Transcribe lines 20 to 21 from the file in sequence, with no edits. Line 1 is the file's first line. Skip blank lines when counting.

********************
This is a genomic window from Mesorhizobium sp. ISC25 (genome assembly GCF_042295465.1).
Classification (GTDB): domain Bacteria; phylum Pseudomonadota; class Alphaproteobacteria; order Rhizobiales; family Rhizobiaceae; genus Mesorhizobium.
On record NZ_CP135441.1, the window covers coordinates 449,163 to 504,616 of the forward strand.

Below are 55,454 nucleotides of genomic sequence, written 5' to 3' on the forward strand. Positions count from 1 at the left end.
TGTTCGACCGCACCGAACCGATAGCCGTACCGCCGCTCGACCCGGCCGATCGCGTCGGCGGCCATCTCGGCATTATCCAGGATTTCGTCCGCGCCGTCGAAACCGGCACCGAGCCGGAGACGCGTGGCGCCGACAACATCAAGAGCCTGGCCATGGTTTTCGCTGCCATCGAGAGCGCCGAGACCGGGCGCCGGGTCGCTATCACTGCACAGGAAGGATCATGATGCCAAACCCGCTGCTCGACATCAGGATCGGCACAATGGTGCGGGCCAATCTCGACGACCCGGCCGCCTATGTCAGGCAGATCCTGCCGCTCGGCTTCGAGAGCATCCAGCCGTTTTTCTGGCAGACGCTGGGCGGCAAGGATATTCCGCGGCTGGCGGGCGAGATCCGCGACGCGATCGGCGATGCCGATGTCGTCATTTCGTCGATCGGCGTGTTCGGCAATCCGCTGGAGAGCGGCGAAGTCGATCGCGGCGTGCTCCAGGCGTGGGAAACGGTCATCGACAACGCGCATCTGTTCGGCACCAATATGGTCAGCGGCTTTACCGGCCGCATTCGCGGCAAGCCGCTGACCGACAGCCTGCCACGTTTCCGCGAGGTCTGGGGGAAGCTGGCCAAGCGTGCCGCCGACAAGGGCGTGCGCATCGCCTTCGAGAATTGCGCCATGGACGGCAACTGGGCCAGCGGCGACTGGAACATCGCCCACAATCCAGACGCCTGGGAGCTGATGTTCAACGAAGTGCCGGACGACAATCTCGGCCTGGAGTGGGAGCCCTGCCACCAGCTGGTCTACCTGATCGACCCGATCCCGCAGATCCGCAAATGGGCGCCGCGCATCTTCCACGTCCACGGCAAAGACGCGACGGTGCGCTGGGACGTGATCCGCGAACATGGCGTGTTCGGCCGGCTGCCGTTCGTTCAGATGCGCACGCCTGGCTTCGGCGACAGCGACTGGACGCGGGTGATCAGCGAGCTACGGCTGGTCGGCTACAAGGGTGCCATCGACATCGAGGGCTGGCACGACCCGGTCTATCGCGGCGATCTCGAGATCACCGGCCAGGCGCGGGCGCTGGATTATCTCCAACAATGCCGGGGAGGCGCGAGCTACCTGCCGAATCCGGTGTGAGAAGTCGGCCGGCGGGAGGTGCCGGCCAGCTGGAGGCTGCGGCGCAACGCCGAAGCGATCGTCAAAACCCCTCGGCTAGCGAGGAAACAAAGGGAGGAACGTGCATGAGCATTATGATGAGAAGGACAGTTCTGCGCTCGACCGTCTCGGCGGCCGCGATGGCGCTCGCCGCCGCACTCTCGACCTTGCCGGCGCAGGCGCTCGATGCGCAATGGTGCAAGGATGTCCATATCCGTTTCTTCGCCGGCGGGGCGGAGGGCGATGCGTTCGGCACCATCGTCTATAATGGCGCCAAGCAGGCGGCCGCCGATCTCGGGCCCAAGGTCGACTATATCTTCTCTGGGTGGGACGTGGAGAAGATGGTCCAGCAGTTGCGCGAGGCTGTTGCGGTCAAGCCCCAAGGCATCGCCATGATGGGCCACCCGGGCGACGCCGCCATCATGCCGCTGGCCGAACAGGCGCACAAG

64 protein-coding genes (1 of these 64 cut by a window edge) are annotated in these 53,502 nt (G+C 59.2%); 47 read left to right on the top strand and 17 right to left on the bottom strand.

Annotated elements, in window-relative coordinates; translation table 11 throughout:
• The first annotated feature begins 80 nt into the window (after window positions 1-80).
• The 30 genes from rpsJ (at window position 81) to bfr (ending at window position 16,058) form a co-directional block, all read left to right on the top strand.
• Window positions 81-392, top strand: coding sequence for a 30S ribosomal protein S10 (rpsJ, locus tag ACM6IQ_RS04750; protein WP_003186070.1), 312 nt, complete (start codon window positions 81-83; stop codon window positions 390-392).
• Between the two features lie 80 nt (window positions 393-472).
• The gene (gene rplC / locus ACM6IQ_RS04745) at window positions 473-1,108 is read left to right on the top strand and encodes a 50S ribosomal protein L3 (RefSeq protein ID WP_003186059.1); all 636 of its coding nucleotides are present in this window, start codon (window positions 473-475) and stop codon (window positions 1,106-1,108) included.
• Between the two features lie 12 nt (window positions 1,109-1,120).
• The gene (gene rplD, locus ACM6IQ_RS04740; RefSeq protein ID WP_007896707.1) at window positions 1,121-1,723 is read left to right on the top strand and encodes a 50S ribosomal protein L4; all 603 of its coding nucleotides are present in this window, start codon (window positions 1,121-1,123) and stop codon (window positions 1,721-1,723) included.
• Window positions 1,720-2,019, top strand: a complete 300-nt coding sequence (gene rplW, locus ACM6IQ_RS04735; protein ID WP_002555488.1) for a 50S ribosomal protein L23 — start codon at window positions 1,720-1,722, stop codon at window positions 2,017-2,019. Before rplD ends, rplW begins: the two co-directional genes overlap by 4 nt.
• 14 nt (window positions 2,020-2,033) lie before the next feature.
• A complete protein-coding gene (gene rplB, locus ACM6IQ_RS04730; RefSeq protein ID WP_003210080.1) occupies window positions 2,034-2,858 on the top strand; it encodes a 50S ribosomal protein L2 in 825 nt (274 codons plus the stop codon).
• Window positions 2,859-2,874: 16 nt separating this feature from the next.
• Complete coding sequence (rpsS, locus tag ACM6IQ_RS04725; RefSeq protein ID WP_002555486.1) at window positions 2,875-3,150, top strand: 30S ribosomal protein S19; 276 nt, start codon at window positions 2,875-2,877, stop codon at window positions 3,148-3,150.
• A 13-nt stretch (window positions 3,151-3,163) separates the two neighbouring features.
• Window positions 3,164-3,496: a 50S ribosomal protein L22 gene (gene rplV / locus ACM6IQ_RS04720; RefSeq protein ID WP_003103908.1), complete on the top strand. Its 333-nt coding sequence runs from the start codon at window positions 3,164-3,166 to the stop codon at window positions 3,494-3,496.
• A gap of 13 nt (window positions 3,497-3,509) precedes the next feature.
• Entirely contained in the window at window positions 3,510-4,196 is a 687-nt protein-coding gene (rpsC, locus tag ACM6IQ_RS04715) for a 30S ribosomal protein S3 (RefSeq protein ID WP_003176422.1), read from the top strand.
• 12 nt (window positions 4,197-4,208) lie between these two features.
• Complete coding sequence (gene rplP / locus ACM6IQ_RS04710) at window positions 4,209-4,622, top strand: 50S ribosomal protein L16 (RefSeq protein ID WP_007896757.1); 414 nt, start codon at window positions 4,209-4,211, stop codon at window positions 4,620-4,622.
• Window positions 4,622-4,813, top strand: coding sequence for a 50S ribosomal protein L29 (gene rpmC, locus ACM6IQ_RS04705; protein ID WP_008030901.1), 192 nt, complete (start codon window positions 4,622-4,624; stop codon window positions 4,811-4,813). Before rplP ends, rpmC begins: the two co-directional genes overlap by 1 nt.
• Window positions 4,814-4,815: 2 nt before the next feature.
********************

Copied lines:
• A 13-nt stretch (window positions 3,151-3,163) separates the two neighbouring features.
• Window positions 3,164-3,496: a 50S ribosomal protein L22 gene (gene rplV / locus ACM6IQ_RS04720; RefSeq protein ID WP_003103908.1), complete on the top strand. Its 333-nt coding sequence runs from the start codon at window positions 3,164-3,166 to the stop codon at window positions 3,494-3,496.